Rounders is the original traditional bat, ball and bases game. Ideal for summer picnics, and very popular with schools, we have Rounders sets and Rounders balls, bats and posts. Rounders equipment for the full game or for just playing in the park or on the beach.
Rounders is the original traditional bat, ball and bases game. From Jaques, this is a complete rounders set. Ideal for summer picnics, it comes in a zipped green case and features a willow bat, a ball, 4 hardwood posts and rules.
Rounders is the original traditional bat, ball and bases game. From Jaques, this is a competition Rounders bat with a wind-on grip. From April 2013 Please note that the rounders bat now featured a blue tape grip instead of a white cord grip - we ar...
Rounders is the original traditional bat, ball and bases game. The Uber Rounders Set is great value and comes complete with 4 Ash Rounders bats to enable each striker to continue running with the bat rather than throw it to the next person. The 4 weig...
The Garden Games Rounders Set is a full-spec rounders set that includes a wooden bat, 4 wooden rounders posts and a rounders ball. It is the perfect set for taking on holiday or onto the beach or with friends at the park or on a picnic. The rounders...
The game of Rounders is indeed an old sport. Most texts quote that the earliest documentary evidence for the game is from 1744 when the game was referred to as Base-ball. This is a reference from what is probably the first ever book written for children, 'The Little Pretty Pocket Book' by John Newbery published in Massachusetts. But the earliest reference to Rounders found by this author is in in the English Wesleyan-Methodist Magazine of 1787 which mentions rounders as a children's game - so the term was in use by that time. The first known rules for the game of rounders were published in the "Boys Own Book" published in London in 1829.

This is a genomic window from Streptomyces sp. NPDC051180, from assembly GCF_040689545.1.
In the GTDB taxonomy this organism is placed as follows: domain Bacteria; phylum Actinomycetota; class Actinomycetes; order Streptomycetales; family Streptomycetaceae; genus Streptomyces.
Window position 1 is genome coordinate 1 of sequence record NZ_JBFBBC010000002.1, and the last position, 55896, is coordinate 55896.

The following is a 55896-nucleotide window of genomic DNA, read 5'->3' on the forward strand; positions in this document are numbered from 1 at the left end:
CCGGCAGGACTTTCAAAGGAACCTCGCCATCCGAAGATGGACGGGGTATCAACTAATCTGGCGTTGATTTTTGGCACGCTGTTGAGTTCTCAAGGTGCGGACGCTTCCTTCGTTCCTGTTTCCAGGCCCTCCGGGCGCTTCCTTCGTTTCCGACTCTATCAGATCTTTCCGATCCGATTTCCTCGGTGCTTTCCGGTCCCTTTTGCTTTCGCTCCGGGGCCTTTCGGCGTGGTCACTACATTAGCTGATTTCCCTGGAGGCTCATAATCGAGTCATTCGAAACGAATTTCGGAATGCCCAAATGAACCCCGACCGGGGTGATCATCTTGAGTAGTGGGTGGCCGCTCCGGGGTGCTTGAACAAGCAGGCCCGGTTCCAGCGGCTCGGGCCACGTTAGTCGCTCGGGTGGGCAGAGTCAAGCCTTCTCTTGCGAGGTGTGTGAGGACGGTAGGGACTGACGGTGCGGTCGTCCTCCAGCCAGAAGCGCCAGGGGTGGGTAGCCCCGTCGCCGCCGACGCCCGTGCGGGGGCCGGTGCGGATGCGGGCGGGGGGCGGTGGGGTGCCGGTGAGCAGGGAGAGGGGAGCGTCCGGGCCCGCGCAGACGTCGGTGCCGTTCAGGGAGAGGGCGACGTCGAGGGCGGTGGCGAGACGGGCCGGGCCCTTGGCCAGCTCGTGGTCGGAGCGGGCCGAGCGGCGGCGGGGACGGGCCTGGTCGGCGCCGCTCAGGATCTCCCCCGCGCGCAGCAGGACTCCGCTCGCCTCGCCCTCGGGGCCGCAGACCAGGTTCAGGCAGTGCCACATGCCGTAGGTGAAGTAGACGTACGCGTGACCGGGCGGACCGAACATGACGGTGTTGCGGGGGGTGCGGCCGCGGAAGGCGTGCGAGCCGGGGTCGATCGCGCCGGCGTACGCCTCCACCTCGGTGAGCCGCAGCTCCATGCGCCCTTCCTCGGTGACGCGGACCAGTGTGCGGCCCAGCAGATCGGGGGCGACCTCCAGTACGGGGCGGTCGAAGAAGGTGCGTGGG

The game, or something very like it may have been played several centuries prior to all this. There is an engraving in the Bodleian Library dated 1344 which depicts a woman about to throw (apparently underarm) a ball towards a chap wielding a large club which is thinner at the handle end and is not disimilar to a modern rounders bat. The description of the engraving does not mention any posts or bases so whether the game just involved hitting or whether running was also involved isn't known but if the game is the ancestor of any modern game, Rounders seems to be the most likely candidate.
In 1889 the Liverpool and Scottish Rounders Association was formed. The first official rules did away with the practice of putting a running batter out by hitting them with a thrown ball. The National Rounders Association was formed in 1943 and is still active today working particularly with schools promoting and encouragine play. These days, at competition level, Rounders tends to be played more by girls than boys.
To learn more about the history of Rounders, visit the Online Guide to Traditional Games.
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